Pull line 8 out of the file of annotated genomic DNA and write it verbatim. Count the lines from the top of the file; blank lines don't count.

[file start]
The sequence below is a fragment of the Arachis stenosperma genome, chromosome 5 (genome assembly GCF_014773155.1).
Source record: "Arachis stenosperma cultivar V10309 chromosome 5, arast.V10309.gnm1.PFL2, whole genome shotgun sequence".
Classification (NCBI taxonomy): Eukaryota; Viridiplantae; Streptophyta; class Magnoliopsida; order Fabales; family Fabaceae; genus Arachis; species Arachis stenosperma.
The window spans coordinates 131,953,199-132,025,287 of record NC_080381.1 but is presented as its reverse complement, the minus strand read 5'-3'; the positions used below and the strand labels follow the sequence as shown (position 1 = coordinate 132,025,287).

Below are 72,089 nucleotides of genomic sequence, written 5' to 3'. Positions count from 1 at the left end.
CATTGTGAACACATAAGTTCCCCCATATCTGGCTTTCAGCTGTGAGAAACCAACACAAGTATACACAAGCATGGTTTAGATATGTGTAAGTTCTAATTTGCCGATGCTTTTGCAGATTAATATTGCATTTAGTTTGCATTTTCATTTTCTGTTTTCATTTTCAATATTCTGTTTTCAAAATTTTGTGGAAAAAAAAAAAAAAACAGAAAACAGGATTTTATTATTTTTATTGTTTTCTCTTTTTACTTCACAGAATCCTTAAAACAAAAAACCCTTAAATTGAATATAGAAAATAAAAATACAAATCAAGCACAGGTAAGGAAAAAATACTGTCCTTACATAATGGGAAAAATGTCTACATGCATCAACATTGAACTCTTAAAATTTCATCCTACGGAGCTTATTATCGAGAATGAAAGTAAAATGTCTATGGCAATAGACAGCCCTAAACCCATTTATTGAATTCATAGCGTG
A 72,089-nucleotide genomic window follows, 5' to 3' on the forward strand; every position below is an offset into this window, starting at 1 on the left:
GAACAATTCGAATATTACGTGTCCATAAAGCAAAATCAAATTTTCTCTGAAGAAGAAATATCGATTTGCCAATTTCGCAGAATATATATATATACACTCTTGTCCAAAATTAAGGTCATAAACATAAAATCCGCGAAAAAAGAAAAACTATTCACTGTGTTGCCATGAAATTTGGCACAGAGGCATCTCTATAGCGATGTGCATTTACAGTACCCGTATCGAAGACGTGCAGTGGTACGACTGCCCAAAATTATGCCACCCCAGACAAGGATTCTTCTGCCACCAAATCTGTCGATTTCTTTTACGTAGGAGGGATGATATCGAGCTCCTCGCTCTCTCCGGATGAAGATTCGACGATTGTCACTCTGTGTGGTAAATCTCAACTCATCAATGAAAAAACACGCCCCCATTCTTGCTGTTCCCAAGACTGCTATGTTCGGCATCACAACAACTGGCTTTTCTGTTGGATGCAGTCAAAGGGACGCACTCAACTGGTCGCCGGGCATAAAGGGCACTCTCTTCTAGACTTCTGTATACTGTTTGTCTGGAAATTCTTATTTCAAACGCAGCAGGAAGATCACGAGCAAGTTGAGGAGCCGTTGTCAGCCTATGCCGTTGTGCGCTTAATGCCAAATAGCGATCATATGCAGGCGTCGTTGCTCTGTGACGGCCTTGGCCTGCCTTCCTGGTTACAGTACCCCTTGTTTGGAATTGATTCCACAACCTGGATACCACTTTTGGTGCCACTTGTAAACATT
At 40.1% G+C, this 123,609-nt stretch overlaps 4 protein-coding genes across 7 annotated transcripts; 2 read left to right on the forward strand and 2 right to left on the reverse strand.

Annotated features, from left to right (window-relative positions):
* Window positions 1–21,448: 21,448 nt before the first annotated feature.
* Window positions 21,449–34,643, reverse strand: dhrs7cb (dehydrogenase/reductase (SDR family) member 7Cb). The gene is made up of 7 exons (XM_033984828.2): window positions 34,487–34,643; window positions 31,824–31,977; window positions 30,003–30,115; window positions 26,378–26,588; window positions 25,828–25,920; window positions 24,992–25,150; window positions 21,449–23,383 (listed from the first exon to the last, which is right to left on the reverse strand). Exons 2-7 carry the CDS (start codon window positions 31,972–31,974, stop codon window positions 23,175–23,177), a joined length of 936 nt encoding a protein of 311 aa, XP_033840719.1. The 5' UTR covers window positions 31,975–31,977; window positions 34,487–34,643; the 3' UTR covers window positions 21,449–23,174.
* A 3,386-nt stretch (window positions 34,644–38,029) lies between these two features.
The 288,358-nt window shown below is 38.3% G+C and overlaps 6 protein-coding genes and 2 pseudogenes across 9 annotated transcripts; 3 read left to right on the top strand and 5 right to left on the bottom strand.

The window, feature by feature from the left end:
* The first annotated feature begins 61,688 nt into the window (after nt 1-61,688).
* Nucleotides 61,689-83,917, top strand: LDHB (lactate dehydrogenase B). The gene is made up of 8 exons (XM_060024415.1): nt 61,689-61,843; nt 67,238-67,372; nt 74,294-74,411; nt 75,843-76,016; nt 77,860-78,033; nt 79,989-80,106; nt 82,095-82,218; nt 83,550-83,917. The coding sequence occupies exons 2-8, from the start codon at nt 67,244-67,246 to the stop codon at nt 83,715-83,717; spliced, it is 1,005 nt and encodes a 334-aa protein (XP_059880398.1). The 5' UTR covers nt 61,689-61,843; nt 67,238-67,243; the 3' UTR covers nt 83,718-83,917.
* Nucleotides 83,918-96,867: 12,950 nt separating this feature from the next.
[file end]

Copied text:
GAACAATTCGAATATTACGTGTCCATAAAGCAAAATCAAATTTTCTCTGAAGAAGAAATATCGATTTGCCAATTTCGCAGAATATATATATATACACTCTTGTCCAAAATTAAGGTCATAAACATAAAATCCGCGAAAAAAGAAAAACTATTCACTGTGTTGCCATGAAATTTGGCACAGAGGCATCTCTATAGCGATGTGCATTTACAGTACCCGTATCGAAGACGTGCAGTGGTACGACTGCCCAAAATTATGCCACCCCAGACAAGGATTCTTCTGCCACCAAATCTGTCGATTTCTTTTACGTAGGAGGGATGATATCGAGCTCCTCGCTCTCTCCGGATGAAGATTCGACGATTGTCACTCTGTGTGGTAAATCTCAACTCATCAATGAAAAAACACGCCCCCATTCTTGCTGTTCCCAAGACTGCTATGTTCGGCATCACAACAACTGGCTTTTCTGTTGGATGCAGTCAAAGGGACGCACTCAACTGGTCGCCGGGCATAAAGGGCACTCTCTTCTAGACTTCTGTATACTGTTTGTCTGGAAATTCTTATTTCAAACGCAGCAGGAAGATCACGAGCAAGTTGAGGAGCCGTTGTCAGCCTATGCCGTTGTGCGCTTAATGCCAAATAGCGATCATATGCAGGCGTCGTTGCTCTGTGACGGCCTTGGCCTGCCTTCCTGGTTACAGTACCCCTTGTTTGGAATTGATTCCACAACCTGGATACCACTTTTGGTGCCACTTGTAAACATT